2. ATL 2701 leaving Halifax March 20, 2001 bound for refit in Shelburne. She had been patched up and internally cleansed in drydock in 1996, but not repaired.
3. Irving Whale at pier 7, September 21, 1996 after her drydocking.
4. Irving Whale arrives on the Boa Barge 10 August 7, 1996. Stern damage, including punctures and bent skegs, was likely incurred when she hit the bottom in 1970.
It was a return visit to Halifax for the barge Atlantic Sealion this evening, when it arrived in tow of the tug Point Halifax. The tug [see Tugfax for more] returned directly to Port Hawksbury after handing off the tow to the tugs Atlantic Oak and Atlantic Larch, who wrangled the barge into the Novadock floating drydock.
Built by Saint John Dry Dock in 1966 as a tanker barge, it gained notoriety on September 7, 1970, when it sank off Prince Edward Ialand. If you guessed that her original name was Irving Whale - you win a prize! She sat on the bottom of the Gulf of St.Lawrence for 26 years, and reportedly oozed bunker C until it became imperative to raise her, at taxpayers expense. After a first attempt in 1995, she was raised in 1996 and arrived in Halifax on August 7 on a submersible barge. After refloating in Bedford Basin she was towed to Halifax Shipyard by the tugs Point Halifax and Point Vim, where she was drydocked to seal her hull and remove other pollutants.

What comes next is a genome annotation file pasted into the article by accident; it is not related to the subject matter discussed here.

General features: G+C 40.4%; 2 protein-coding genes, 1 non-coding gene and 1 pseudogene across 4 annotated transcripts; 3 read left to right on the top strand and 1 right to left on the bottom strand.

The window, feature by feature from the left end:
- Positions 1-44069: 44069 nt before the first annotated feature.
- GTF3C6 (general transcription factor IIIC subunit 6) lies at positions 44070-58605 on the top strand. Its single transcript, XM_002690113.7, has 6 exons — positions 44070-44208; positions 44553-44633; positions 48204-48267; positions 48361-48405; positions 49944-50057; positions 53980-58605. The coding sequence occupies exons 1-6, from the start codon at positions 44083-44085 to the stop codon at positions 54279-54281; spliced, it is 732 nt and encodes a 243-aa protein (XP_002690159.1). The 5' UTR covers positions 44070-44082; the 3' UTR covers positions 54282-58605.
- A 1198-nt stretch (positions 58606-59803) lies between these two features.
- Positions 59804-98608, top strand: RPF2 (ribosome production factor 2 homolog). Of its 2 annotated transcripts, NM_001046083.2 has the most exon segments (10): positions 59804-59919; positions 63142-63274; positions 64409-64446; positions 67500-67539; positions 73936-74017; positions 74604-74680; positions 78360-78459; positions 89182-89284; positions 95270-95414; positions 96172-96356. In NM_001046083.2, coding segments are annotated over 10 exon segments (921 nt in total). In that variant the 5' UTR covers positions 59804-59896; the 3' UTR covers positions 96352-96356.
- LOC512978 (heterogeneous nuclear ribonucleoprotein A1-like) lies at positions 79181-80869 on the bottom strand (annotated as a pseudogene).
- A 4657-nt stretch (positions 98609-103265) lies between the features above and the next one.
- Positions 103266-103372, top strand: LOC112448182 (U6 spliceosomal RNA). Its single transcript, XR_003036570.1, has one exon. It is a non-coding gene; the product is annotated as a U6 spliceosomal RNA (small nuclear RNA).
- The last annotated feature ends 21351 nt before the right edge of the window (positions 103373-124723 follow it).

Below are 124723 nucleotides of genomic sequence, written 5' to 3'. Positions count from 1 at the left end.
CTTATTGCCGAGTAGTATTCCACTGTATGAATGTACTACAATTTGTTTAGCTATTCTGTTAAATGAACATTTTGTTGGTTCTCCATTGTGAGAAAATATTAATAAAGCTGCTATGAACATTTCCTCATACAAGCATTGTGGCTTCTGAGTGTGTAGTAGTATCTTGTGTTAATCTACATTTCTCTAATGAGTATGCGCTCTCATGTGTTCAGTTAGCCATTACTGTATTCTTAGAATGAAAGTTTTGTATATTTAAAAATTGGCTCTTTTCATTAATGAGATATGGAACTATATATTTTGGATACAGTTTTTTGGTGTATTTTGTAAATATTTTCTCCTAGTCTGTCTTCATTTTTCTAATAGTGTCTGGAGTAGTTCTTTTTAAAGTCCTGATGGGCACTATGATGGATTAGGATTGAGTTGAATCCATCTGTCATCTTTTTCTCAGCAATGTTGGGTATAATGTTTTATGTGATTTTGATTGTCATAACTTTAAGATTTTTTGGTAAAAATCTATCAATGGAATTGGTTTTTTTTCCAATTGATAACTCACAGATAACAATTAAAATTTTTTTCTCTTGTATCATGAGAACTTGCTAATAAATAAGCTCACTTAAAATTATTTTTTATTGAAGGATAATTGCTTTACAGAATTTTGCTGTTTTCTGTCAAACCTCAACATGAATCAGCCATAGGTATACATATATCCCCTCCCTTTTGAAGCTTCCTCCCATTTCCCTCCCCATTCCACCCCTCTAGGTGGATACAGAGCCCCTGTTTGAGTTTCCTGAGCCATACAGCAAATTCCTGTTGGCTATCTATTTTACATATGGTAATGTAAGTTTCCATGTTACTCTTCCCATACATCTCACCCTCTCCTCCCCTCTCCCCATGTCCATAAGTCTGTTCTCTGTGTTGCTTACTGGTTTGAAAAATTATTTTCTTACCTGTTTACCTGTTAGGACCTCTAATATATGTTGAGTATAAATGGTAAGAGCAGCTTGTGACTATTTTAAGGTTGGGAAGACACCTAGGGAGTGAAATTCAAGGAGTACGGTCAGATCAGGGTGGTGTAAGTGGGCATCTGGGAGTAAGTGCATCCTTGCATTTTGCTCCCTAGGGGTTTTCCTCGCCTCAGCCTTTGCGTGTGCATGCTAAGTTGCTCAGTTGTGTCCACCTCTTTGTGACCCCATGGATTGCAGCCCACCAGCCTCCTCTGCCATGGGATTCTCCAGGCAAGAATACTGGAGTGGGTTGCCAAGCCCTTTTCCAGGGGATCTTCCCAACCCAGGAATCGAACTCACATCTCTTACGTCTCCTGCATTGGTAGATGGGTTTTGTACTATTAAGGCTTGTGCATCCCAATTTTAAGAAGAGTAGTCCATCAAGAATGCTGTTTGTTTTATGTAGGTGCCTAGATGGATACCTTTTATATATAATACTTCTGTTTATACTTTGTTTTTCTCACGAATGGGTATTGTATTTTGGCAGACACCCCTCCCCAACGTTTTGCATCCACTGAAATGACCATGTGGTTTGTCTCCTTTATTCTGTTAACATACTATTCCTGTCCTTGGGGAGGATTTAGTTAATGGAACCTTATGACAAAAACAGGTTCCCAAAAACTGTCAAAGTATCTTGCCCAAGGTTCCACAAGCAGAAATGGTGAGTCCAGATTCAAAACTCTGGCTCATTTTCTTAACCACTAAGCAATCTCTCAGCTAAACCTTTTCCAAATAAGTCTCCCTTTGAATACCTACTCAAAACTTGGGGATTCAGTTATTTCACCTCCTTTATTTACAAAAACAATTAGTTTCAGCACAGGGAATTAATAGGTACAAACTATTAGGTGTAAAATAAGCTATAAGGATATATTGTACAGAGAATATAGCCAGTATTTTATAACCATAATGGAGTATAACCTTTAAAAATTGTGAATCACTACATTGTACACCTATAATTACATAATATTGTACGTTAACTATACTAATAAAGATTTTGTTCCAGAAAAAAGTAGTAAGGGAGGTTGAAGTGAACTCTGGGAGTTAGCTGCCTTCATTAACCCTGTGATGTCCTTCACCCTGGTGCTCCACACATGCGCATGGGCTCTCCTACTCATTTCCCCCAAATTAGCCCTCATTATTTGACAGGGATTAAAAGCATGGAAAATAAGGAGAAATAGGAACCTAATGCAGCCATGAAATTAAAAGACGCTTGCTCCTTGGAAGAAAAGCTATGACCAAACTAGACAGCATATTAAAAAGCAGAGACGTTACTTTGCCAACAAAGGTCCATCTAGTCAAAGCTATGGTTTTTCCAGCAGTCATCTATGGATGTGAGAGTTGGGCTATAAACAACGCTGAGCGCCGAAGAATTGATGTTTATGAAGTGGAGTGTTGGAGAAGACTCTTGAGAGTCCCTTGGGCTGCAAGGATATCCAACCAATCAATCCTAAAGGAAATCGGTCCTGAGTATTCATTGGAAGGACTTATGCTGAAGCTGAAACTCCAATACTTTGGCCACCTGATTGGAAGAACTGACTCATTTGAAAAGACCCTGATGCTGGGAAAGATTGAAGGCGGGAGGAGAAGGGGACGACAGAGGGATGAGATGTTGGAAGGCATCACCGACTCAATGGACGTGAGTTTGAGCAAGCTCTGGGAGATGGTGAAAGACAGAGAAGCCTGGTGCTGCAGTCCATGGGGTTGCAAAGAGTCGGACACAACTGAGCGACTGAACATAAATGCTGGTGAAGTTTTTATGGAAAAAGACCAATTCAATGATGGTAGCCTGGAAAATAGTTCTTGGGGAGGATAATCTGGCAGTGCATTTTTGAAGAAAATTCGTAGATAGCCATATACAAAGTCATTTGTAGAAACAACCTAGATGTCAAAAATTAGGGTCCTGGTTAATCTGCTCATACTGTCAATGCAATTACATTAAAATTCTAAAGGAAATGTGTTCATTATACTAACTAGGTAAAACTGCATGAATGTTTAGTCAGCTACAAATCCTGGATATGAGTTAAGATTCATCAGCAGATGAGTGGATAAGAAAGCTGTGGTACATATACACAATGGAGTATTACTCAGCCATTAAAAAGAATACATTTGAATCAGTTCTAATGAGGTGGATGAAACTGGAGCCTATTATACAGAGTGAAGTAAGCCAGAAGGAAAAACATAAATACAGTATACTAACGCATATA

It surprised many to learn, after the multi-million dollar effort to raise her, that she still belonged to J.D.Irving Ltd, who took possession.
The barge was renamed ATL 2701 and was laid up until March 2001 when she was towed out to Shelburne by Altantic Elm. There she was refitted for wood chip service to run from Nova Scotia to Saint John, NB. Since that service ended she has been used in a variety of barge services based out of Port Hawksbury.
Her most notable trip was the November -December 2007 load of pipe racks from Dartmouth to Toronto in tow of Ocean Delta. She got caught in very bad weather and ice and was delayed all along the way, requiring icebreaker assistance out of Quebec City . She reached Prescott, Ontario where McKiel tugs took her over and delivered her to Toronto December 26. She had to over winter in Toronto and was towed out to Quebec City in the spring of 2008.
In 2009, as part of a general renaming policy within Atlantic Towing, she was given the name Atlantic Sealion. This theme continues one started by Irving when barges were named after sea mammals and fish. There was an Irving Sealion at one time, and that mammal was picked this time rather than reverting to the whale.
Because she was preserved in the frigid water of the Gulf for over a quarter of a century, she really looks more like a twenty year old barge than a forty-four year old. The Shelburne refit was extensive as well, adding raised side walls and new deck equipment.
Tonight's arrival was in the dark, so no photos, but I found a few in the file.
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